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Posted by: Tanja Trezise on Apr 25, 2014

Court: TN Court of Appeals

Attorneys 1:

Bruce N. Oldham, Gallatin, Tennessee, for the appellant, John H. Friedmann, Sr.

Attorneys 2:

Russell E. Edwards and Michael W. Edwards, Hendersonville, Tennessee, for the appellees, Consulting and Financial Services, Inc. and Paul G. Crenshaw.

Judge(s): STAFFORD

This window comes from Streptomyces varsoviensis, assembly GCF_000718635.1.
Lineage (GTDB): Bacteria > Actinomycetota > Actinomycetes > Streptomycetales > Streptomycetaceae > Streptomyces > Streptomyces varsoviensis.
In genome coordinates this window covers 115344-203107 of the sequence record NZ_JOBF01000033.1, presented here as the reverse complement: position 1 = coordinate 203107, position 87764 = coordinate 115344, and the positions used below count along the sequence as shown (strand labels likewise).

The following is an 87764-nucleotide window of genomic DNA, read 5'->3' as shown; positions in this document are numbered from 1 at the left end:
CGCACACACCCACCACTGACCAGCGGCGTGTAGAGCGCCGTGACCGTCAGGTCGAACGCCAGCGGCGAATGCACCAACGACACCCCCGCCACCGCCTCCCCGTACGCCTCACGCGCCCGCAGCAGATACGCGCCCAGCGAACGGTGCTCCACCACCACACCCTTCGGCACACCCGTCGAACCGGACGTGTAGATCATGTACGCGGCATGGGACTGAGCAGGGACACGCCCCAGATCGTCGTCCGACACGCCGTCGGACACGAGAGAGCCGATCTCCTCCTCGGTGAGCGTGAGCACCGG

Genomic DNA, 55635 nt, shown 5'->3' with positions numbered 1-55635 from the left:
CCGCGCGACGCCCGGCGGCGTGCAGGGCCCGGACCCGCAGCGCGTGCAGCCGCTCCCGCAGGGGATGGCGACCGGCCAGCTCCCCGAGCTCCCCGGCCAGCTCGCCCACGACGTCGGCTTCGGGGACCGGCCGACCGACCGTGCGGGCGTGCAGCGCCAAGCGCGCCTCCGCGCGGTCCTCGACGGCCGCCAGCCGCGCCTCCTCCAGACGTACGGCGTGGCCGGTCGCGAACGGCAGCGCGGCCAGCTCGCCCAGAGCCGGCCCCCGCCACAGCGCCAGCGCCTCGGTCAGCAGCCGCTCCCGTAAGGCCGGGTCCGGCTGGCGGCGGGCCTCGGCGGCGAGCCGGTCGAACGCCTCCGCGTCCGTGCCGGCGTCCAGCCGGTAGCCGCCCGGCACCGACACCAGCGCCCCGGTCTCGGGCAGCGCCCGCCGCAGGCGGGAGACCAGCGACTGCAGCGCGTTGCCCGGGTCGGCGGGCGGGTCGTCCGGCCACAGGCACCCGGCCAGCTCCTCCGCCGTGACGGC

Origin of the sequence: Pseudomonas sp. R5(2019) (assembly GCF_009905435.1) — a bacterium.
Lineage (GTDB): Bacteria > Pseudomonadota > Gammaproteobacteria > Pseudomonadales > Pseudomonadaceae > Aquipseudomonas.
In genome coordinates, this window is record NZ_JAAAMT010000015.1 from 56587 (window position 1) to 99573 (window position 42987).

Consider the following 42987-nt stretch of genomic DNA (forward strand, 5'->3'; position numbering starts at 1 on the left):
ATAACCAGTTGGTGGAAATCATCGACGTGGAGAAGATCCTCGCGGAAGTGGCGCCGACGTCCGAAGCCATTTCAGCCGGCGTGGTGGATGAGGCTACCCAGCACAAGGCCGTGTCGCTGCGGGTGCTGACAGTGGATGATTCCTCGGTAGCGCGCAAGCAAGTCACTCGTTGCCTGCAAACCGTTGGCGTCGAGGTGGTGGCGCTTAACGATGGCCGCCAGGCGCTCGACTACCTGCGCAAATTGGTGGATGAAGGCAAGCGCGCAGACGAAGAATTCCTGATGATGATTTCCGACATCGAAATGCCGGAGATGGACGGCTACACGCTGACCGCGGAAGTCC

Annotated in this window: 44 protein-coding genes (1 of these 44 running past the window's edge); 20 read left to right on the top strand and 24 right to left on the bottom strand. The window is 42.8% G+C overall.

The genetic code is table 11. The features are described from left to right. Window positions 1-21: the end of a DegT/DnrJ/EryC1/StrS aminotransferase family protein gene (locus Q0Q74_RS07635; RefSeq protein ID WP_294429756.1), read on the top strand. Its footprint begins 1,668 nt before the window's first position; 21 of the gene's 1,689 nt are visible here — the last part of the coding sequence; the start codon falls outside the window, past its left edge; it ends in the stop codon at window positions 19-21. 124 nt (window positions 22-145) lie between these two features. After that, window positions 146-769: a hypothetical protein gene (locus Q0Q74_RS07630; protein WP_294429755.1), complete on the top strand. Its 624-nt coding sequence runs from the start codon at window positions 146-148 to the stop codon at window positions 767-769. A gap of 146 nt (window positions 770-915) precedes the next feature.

This is the second appeal of this case, arising from the installation of tile flooring. In Consulting and Financial Services, Inc. v. Friedmann, No. M2011-00093- COA-R3-CV, 2012 WL 1390621(Tenn. Ct. App. April 19, 2012), we held that the trial court’s measure of damages was correct, but remanded for re-calculation of the amount of damages. The remand was necessary because the original judgment included damage amounts that were based upon tile repairs to certain areas of the home, which repairs were not raised by Appellees/homeowners within the one-year warranty period. We did not, however, mandate the method by which the trial court could determine the adjusted amount. Upon remand, the only evidence presented was from the original contractor, who relied upon his original estimate. To arrive at the portions of the original estimate that were for the excluded areas, the contractor had his tile subcontractor submit separate estimates for those areas. The separate estimates were calculated using the current price-per-square-foot applicable at the time of remand, which was less than the price-per-square-foot that was used in the original estimate. To arrive at the adjusted damages amount, the trial court simply subtracted the separate estimate amounts from the original estimate. Appellant/Contractor appeals, arguing, inter alia, that the lower price-per-square-foot applicable at the time of remand should apply to the entire judgment, or, in the alternative, that the excluded amounts should be calculated using the same price as was used in the original estimate. The “law of the case,” based upon our holding in the first appeal, was that the judgment would be adjusted to exclude all costs associated with the excluded areas. Although we did not mandate that the trial court re-try the issue of damages, we did not preclude that option in our first opinion. However, it was implicit in our holding that, if the trial court chose to use the original estimate (which it did), then the total costs for the excluded areas would be calculated, at the same price used in the original estimate, and subtracted from the original estimate. Because the trial court used new estimates for the excluded areas, which were not calculated at the same rate as in the original estimate, the adjusted judgment did not remove the full amount for repairs to the excluded areas that were contemplated in the original estimate. Accordingly, the law of the case was not followed. Vacated and remanded with instructions.